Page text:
The Summer Palace (Yiheyuan) in the northwestern suburb of Beijing was built in 1750. By far the best-preserved imperial garden in China, it was endorsed by the UNESCO in 1998 as a world cultural heritage site. As a paragon of Chinese gardens, this huge garden includes Longevity Hill, whose beauty is set off by a multitude of halls, kiosks and trees, and Kunming Lake, a huge body of liquid silver. Major tourist attractions are Tower of Buddhist Incense, 17-Span Bridge, Long Corridor, Cloud Dispelling Hall, Marble Boat, Beamless Hall, Garden of Harmonious Delights, the theatre in the Garden of Moral Harmony, and Suzhou Street. The entire place is a de facto museum of China's classical architecture. Housed in these buildings are an immense collection of treasures and cultural artifacts.
The Ming Tombs are scattered over an area 40km in circumference in Changping County. Thirteen Ming emperors who ruled China after they moved the capital from Nanjing to Beijing were buried there. The largest is the Changling, built in 1413 for the remains for Zhu Di or Emperor Chengzu. Burial objects are on display from the underground palace of the Dingling, the tomb of the last Ming emperor, Zhu Yijun, and his two empresses. The Holy Way leading to the Ming Tombs is flanked on both sides by 30-odd men and horses and other animals carved in graphic images out of massive boulders. In terms of size, this group of stone sculptures is rare anywhere in China.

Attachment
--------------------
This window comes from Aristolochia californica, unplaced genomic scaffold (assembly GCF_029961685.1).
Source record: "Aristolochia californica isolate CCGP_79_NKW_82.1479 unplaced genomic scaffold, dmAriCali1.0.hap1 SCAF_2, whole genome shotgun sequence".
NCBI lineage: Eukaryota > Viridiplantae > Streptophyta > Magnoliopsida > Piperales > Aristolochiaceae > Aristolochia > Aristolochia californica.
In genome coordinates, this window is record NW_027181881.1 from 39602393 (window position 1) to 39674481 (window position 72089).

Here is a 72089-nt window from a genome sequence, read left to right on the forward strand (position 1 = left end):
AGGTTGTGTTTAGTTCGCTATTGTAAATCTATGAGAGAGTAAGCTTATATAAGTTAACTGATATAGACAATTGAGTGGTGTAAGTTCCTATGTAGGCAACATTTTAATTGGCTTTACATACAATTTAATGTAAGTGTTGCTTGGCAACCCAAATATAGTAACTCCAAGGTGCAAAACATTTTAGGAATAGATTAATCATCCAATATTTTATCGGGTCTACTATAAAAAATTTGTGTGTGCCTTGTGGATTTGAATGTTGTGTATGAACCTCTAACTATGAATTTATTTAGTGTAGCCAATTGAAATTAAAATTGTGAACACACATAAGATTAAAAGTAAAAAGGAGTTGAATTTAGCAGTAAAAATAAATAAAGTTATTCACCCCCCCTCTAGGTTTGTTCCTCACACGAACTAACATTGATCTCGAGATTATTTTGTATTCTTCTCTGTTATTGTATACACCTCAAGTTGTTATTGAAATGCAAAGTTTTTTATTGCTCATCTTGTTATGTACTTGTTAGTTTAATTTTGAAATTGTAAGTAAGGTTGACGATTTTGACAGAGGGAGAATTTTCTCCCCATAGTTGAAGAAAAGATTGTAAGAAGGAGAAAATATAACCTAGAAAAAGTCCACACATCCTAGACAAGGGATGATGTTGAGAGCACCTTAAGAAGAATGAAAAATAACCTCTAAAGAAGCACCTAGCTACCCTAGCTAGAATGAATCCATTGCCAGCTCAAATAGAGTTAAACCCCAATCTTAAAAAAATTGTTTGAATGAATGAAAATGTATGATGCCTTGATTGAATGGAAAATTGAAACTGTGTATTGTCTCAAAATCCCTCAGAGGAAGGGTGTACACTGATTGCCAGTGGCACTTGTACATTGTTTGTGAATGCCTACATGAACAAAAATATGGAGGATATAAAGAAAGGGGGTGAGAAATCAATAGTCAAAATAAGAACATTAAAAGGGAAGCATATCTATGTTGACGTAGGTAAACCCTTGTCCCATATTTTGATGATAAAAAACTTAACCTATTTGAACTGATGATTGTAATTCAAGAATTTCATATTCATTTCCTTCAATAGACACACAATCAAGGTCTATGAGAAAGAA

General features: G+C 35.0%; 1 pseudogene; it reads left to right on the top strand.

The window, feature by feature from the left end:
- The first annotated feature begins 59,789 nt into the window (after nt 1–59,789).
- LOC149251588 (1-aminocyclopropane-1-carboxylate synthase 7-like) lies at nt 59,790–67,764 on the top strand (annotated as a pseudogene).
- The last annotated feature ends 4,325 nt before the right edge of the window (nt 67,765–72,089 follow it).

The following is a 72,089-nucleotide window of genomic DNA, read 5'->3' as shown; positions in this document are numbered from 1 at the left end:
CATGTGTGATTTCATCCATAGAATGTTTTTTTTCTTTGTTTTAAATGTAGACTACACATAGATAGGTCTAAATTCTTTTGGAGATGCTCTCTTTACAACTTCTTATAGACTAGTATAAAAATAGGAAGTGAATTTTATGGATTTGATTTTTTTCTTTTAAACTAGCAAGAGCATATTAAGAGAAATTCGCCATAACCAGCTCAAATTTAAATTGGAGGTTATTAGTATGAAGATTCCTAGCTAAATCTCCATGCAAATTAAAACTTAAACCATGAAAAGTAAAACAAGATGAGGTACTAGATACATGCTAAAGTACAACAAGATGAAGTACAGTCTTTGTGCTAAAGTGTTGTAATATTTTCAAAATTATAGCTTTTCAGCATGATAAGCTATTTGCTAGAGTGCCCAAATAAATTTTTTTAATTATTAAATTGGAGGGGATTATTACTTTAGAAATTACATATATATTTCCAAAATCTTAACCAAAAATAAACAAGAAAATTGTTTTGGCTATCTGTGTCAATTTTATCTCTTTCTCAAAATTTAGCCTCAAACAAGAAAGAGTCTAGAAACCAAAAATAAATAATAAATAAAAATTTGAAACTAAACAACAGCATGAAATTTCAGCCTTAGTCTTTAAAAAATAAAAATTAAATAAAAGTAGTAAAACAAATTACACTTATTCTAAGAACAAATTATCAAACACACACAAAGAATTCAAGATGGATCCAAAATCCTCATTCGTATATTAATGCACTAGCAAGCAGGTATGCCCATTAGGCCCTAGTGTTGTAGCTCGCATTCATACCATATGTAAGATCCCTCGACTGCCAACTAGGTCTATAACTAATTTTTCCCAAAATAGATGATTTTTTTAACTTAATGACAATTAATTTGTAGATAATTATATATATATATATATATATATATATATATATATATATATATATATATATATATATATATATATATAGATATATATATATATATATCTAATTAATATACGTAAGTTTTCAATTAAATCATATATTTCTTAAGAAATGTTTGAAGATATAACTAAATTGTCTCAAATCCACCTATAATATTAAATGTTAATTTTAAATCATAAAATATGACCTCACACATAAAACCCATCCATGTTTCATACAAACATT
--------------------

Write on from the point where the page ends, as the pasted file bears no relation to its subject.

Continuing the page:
Yonghegong (Palace of Harmony and Peace) in Eastern District had been the mansion of Emperor Yongzheng during his days as the crown prince. After he ascended the throne he had it converted into a lamasery, which has remained as such to this day. Influences of Han, Manchurian, Mongolian and Tibetan architecture are palpable in this complex that consists of three finely crafted archways and five imposing halls laid out tastefully over an area of 66,400 square meters. Among the treasures in these halls is a 26-metre-tall statue of Maitreya (the Smiling Buddha), which is carved out of a single sandalwood trunk.
If you wish to take home a souvenir of ancient China, like curios, calligraphy, painting or other artwork, you'll definitely want to come the most famous antique street in Beijing - the Liulichang street. That's the place to be in Beijing for "antique chic". The site was originally a colored glaze factory. Later, businessmen and venders began to sell curios and old books there. Over years the factory was gradually replaced by the bazaar of calligraphy, painting, copybook, artifacts and the four treasures of the study. i.e. writing brush, ink stick, ink slab and paper. Later it fell into absence of lively atmosphere for a time. It was renovated in 1982. The whole street is zigzag, simple and elegant, artistically recreating the charm of previous cultural street. Many of the antiques here are over a hundred years old. Some are claimed to be more than a thousand years old.